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Is there an electric circuit that can multiply the input current? if yes, what is that called, and how to make it?

My input is DC from a small DC motor which I use as a generator.
My input current is 300 milliamps and I need 1200 milliamps as output. Is there some way to increase the output to 1200 milliamps ?

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  • $\begingroup$ Welcome to Engineering Stackexchange. Can you please tell us the engineering problem you are try to solve? Also a you can do a simple good search and get a good listing of suggested articles. Here is link Current multiplier/divider for current measurement? that might give you some insights. Consider improving the question $\endgroup$ – Mahendra Gunawardena Jul 19 '15 at 10:43
  • $\begingroup$ Tell us what you want to do and we can probably tell you how to do it. Ask a semi random question about the existence of something, or how to design an electronic solution for an unspecified problem, and the answers are liable to be more misleading than useful. $\endgroup$ – Russell McMahon Jul 20 '15 at 13:24
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    $\begingroup$ Here are the things I need. My input is DC so transformer cannot be used to step up the current. My input is from a small DC motor (I use the motor as generator) so i have only single input. my input current is 300 milli amps and i need 1200 milli amps as output. I need a circuit to do this job. $\endgroup$ – user2338 Jul 20 '15 at 15:49
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My input is DC from a small DC motor which I use as a generator.
My input current is 300 milliamps and I need 1200 milliamps as output. Is there some way to increase the output to 1200 milliamps ?

With out using external energy input you can transform voltage or current but you can not increase the power level. As power = voltage x current, that means, if voltage is increased then available current is increased, then available voltage but decrease. That is

  • Power in >= Power out so

  • Vin x Iin >= Vout x Iout

Usually power out will be less than power in due to inefficincies in the conversion process.

In your case, imagine that your generator makes 300 ma at 6 Volts.
Power in = 300mA x 6V = 1800 mW.
Power out must be <= 1800 mW.
For Iout = 1200 mA, Vout must be
Vout <= 1800 mW / 1200 mA = 1.5V So at 1200 mA out the voltage out is <= 1.5V.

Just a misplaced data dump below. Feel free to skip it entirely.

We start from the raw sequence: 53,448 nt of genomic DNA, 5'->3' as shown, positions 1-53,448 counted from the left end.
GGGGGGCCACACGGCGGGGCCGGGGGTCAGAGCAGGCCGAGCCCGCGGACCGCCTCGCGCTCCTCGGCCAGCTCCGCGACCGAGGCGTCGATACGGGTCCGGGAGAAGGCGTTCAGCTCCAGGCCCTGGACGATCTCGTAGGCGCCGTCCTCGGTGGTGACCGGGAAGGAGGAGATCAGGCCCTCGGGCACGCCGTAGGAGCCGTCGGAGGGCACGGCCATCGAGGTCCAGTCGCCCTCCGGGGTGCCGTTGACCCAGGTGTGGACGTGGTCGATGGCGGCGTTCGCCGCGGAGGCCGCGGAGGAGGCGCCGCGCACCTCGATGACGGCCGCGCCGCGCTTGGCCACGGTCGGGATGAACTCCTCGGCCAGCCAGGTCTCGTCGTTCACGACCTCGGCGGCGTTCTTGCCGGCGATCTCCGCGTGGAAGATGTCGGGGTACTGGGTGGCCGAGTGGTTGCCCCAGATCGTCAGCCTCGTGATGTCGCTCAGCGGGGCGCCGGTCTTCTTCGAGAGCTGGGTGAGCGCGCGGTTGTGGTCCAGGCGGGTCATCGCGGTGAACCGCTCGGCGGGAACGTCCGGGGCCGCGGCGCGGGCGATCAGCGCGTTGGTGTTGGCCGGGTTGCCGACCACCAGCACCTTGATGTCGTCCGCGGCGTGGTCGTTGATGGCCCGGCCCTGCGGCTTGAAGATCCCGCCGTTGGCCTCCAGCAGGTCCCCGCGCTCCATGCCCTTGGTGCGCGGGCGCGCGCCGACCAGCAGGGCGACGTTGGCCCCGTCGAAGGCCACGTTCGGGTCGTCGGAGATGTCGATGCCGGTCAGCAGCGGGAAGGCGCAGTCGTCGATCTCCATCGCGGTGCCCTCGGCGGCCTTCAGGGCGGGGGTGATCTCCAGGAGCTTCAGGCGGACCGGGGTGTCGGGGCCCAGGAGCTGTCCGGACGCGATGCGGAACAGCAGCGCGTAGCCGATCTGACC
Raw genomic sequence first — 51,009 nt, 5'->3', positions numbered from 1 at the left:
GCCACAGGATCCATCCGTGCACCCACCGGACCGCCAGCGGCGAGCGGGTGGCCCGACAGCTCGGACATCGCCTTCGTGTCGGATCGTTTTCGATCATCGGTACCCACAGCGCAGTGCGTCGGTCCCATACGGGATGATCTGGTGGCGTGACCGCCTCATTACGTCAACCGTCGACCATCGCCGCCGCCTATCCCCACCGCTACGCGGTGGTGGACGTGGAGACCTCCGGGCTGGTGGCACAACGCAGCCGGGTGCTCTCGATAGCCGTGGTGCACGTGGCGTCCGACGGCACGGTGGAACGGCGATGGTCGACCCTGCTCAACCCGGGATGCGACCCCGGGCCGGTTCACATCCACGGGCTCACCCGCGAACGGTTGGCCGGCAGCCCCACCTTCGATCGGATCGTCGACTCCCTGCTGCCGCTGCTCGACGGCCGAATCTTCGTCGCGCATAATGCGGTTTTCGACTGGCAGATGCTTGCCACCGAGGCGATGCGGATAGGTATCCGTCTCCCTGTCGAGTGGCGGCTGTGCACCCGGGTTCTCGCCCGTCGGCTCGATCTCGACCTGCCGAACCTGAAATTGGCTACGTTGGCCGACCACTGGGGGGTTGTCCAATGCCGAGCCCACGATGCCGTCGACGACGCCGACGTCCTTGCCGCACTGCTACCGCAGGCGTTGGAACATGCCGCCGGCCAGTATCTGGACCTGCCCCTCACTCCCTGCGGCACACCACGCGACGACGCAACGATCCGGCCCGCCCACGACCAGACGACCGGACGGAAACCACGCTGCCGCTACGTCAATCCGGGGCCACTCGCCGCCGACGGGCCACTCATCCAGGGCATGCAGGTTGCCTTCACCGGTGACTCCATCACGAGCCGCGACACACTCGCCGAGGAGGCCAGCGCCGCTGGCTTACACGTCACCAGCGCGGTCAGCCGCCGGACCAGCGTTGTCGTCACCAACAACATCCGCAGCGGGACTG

The conversion could be carried out by a 'buck converter' which reduces output voltage and increases output current.

Good buck converters can be in the range 90% - 95% efficient so in this example, at 90% efficient:
Input = 6V, 300 mA
Iout = 1200 ma.
VOut 6V / 4 x 90% = 1.35V


If you want more current AND more power you need to "change the laws of physics" (Recommended :-). (Reference to 'change the laws of physics at 2m:25s but some (but not all) will find the whole 3m33s worth watching (once, anyway).)))

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Your specifications are very loose, so yes, there are circuits and even passive devices that can produce a higher current out than in. Such a circuit is called a amplifier, and a transformer is a example of such a passive device.

As to how to make either of these, that is beyond the scope of this question. There should be much information on these and other devices out there.

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I get the impression that what you are really looking for is a way to achieve more current at the same voltage. You cannot do this from a single generator. But what you can do is add another generator in parallel to your circuit. This should double the available current while keeping the same voltage. Of course, this assumes that you can operate both generators at the same speed simultaneously, which can be quite remarkably more difficult than it sounds and may not be feasible for your application's needs.

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yeah, there is a method to multiply both amperage and voltage at same time using motor-generator combination, but the current value is badly less for motor-generator combination to work out well. say like a 400 watt alternating current input can be amplified to 1200 watt direct current output. a 250 watt direct current input can be amplified to 24000 watt direct current output.

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  • $\begingroup$ No device can put out more energy than is put into it. You can't just drive a motor generator, for example, in steady state with 400 W in and magically get 1200 W out. Physics can be inconvenient like that. $\endgroup$ – Olin Lathrop Dec 23 '16 at 17:41

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